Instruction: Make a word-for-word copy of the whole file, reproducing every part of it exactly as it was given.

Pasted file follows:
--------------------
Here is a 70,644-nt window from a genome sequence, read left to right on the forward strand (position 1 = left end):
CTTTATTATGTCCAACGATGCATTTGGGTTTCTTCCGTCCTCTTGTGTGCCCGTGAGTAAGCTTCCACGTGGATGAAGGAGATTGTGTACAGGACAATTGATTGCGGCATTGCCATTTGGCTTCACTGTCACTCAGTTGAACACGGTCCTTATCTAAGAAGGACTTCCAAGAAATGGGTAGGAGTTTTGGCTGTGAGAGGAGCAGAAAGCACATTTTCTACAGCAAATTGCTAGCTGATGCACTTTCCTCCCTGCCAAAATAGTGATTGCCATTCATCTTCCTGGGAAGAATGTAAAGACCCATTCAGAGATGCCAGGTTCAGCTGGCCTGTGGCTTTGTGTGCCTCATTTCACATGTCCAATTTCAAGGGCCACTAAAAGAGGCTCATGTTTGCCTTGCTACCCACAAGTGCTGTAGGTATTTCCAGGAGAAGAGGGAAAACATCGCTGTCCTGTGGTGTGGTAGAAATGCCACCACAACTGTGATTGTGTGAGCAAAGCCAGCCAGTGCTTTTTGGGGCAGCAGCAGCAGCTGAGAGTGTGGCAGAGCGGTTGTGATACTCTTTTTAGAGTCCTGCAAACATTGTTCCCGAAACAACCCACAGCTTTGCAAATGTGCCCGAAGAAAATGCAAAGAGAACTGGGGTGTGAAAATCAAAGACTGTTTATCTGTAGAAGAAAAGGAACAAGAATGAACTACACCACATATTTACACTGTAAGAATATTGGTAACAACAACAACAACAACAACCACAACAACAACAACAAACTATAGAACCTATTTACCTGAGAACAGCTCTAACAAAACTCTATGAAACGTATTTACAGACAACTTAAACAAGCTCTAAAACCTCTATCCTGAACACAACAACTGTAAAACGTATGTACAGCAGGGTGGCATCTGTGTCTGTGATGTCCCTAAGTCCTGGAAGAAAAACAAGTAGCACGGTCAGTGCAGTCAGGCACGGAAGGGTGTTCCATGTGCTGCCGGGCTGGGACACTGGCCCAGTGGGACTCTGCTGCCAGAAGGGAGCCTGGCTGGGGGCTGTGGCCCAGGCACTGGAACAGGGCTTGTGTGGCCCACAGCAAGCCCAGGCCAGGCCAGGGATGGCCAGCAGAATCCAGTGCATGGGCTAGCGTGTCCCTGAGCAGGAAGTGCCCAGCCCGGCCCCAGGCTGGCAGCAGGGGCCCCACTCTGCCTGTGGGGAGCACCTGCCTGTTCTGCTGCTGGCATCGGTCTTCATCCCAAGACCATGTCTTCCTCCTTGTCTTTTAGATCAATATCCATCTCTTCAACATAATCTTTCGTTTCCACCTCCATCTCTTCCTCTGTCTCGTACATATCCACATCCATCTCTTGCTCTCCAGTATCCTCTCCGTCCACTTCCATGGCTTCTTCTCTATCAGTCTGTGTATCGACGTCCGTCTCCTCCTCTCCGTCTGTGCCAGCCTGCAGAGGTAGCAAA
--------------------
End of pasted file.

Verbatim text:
Here is a 70,644-nt window from a genome sequence, read left to right on the forward strand (position 1 = left end):
CTTTATTATGTCCAACGATGCATTTGGGTTTCTTCCGTCCTCTTGTGTGCCCGTGAGTAAGCTTCCACGTGGATGAAGGAGATTGTGTACAGGACAATTGATTGCGGCATTGCCATTTGGCTTCACTGTCACTCAGTTGAACACGGTCCTTATCTAAGAAGGACTTCCAAGAAATGGGTAGGAGTTTTGGCTGTGAGAGGAGCAGAAAGCACATTTTCTACAGCAAATTGCTAGCTGATGCACTTTCCTCCCTGCCAAAATAGTGATTGCCATTCATCTTCCTGGGAAGAATGTAAAGACCCATTCAGAGATGCCAGGTTCAGCTGGCCTGTGGCTTTGTGTGCCTCATTTCACATGTCCAATTTCAAGGGCCACTAAAAGAGGCTCATGTTTGCCTTGCTACCCACAAGTGCTGTAGGTATTTCCAGGAGAAGAGGGAAAACATCGCTGTCCTGTGGTGTGGTAGAAATGCCACCACAACTGTGATTGTGTGAGCAAAGCCAGCCAGTGCTTTTTGGGGCAGCAGCAGCAGCTGAGAGTGTGGCAGAGCGGTTGTGATACTCTTTTTAGAGTCCTGCAAACATTGTTCCCGAAACAACCCACAGCTTTGCAAATGTGCCCGAAGAAAATGCAAAGAGAACTGGGGTGTGAAAATCAAAGACTGTTTATCTGTAGAAGAAAAGGAACAAGAATGAACTACACCACATATTTACACTGTAAGAATATTGGTAACAACAACAACAACAACAACCACAACAACAACAACAAACTATAGAACCTATTTACCTGAGAACAGCTCTAACAAAACTCTATGAAACGTATTTACAGACAACTTAAACAAGCTCTAAAACCTCTATCCTGAACACAACAACTGTAAAACGTATGTACAGCAGGGTGGCATCTGTGTCTGTGATGTCCCTAAGTCCTGGAAGAAAAACAAGTAGCACGGTCAGTGCAGTCAGGCACGGAAGGGTGTTCCATGTGCTGCCGGGCTGGGACACTGGCCCAGTGGGACTCTGCTGCCAGAAGGGAGCCTGGCTGGGGGCTGTGGCCCAGGCACTGGAACAGGGCTTGTGTGGCCCACAGCAAGCCCAGGCCAGGCCAGGGATGGCCAGCAGAATCCAGTGCATGGGCTAGCGTGTCCCTGAGCAGGAAGTGCCCAGCCCGGCCCCAGGCTGGCAGCAGGGGCCCCACTCTGCCTGTGGGGAGCACCTGCCTGTTCTGCTGCTGGCATCGGTCTTCATCCCAAGACCATGTCTTCCTCCTTGTCTTTTAGATCAATATCCATCTCTTCAACATAATCTTTCGTTTCCACCTCCATCTCTTCCTCTGTCTCGTACATATCCACATCCATCTCTTGCTCTCCAGTATCCTCTCCGTCCACTTCCATGGCTTCTTCTCTATCAGTCTGTGTATCGACGTCCGTCTCCTCCTCTCCGTCTGTGCCAGCCTGCAGAGGTAGCAAA